Results 1 to 7 of 7

Thread: Sealing jars

  1. #1
    AndyHancock Guest

    Default Sealing jars

    I looked for jars with sealed lids for storing coffee beans. I found
    them to be quite common-place (Walmart, Zellers, Loblaws). They have
    a rubbery seal around the rim of the lid, and a spring latch to exert
    pressure on the lid.

    Unfortunately, both the jars I got (different brands and stores) are
    not hermetically sealed. My apartment smells of the coffee that is
    stored in the "sealed" jar.

    Is the ineffectiveness of "sealed" jars very common? I do not relish
    the idea of doing an empirical saerch for an effective sealing jar.

  2. #2
    [email protected] Guest

    Default Re: Sealing jars

    On Monday, October 1, 2012 7:22:07 AM UTC+1, AndyHancock wrote:
    > I looked for jars with sealed lids for storing coffee beans. I found
    >
    > them to be quite common-place (Walmart, Zellers, Loblaws). They have
    >
    > a rubbery seal around the rim of the lid, and a spring latch to exert
    >
    > pressure on the lid.
    >
    >
    >
    > Unfortunately, both the jars I got (different brands and stores) are
    >
    > not hermetically sealed. My apartment smells of the coffee that is
    >
    > stored in the "sealed" jar.
    >
    >
    >
    > Is the ineffectiveness of "sealed" jars very common? I do not relish
    >
    > the idea of doing an empirical saerch for an effective sealing jar.


    Place card on jar, lit from underneath. Run a ring of silicone sealant onto the card. Place polythene gently onto the silcone and smooth level. Once set, cut the card & silicone ring out.


    NT


  3. #3
    Ross@home Guest

    Default Re: Sealing jars

    On Sun, 30 Sep 2012 23:22:07 -0700 (PDT), AndyHancock
    <[email protected]> wrote:

    >I looked for jars with sealed lids for storing coffee beans. I found
    >them to be quite common-place (Walmart, Zellers, Loblaws). They have
    >a rubbery seal around the rim of the lid, and a spring latch to exert
    >pressure on the lid.
    >
    >Unfortunately, both the jars I got (different brands and stores) are
    >not hermetically sealed. My apartment smells of the coffee that is
    >stored in the "sealed" jar.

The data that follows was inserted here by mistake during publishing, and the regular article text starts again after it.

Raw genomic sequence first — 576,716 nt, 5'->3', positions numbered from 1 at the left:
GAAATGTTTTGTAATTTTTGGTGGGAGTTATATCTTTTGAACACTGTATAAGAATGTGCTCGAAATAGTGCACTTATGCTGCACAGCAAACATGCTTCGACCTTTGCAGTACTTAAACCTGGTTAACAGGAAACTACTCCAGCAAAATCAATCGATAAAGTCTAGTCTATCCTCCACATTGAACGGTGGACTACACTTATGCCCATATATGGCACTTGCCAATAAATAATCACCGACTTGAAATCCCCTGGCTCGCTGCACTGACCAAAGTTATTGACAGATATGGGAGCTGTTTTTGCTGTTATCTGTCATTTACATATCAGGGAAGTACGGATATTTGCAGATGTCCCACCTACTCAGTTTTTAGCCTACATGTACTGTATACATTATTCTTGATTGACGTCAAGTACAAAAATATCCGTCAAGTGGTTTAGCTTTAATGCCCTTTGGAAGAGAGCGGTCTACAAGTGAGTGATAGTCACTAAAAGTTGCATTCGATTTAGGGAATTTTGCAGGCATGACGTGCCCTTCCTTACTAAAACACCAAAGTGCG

>
    >Is the ineffectiveness of "sealed" jars very common? I do not relish
    >the idea of doing an empirical saerch for an effective sealing jar.


    On roast day, I do two 1 pound batches in my Behmor 1600. After they
    have cooled I store the freshly roasted beans in standard Mason jars
    using the plastic storage lids.
    http://www.bernardin.ca/pages/produc.../47.php?pid=62
    I leave the lid slightly loose for a day or two to accommodate any
    gassing off, then I snug it down.
    Not as fancy as those upscale wire-bail type jars but there's also no
    coffee smell apparent until I open a jar to refill the grinder. Not
    that I'm averse to the smell of freshly roasted coffee mind you.

    Ross.
    Southern Ontario, Canada

  4. #4
    AndyHancock Guest

    Default Re: Sealing jars

    On Oct 1, 10:41*am, meow2...@care2.com wrote:
    > On Monday, October 1, 2012 7:22:07 AM UTC+1, AndyHancock wrote:
    > > I looked for jars with sealed lids for storing coffee beans. *I found

    >
    > > them to be quite common-place (Walmart, Zellers, Loblaws). *They have

    >
    > > a rubbery seal around the rim of the lid, and a spring latch to exert

    >
    > > pressure on the lid.

    >
    > > Unfortunately, both the jars I got (different brands and stores) are

    >
    > > not hermetically sealed. *My apartment smells of the coffee that is

    >
    > > stored in the "sealed" jar.

    >
    > > Is the ineffectiveness of "sealed" jars very common? *I do not relish